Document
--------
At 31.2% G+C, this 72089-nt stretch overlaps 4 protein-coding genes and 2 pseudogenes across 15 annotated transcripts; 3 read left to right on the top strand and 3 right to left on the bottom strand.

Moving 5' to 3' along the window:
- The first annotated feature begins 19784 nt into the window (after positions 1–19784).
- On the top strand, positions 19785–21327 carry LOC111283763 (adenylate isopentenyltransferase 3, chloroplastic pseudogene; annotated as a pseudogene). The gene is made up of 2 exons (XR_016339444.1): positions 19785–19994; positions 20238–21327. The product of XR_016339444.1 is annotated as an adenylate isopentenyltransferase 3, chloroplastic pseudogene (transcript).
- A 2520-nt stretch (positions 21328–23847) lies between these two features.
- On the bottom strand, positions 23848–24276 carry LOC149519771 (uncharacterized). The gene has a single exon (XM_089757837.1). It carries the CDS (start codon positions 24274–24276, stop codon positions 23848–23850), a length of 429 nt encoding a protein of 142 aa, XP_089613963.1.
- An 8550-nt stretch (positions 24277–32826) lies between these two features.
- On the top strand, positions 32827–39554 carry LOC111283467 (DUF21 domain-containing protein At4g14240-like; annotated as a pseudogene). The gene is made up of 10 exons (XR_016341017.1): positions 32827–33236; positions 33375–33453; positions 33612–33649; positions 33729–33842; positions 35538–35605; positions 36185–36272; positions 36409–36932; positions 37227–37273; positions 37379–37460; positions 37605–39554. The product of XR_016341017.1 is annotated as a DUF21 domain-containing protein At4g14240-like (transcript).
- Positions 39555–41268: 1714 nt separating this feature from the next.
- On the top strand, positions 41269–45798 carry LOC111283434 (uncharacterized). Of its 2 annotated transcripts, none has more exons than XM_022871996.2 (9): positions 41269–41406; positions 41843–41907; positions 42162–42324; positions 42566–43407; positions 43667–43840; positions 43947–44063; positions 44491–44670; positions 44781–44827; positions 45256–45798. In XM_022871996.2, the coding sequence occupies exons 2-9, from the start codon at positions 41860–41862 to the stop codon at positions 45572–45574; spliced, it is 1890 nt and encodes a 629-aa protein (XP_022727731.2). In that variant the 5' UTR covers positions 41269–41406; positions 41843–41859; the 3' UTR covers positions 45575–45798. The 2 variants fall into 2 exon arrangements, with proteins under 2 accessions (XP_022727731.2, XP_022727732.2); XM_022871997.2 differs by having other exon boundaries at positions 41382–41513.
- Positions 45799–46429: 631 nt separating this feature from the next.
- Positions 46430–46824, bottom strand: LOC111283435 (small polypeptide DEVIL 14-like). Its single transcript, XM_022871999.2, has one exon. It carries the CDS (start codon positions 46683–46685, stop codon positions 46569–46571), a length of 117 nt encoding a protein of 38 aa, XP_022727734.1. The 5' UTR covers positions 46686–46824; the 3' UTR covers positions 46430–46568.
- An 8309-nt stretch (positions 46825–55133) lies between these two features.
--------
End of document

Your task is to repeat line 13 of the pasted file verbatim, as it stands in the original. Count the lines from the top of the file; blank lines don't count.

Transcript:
- An 8309-nt stretch (positions 46825–55133) lies between these two features.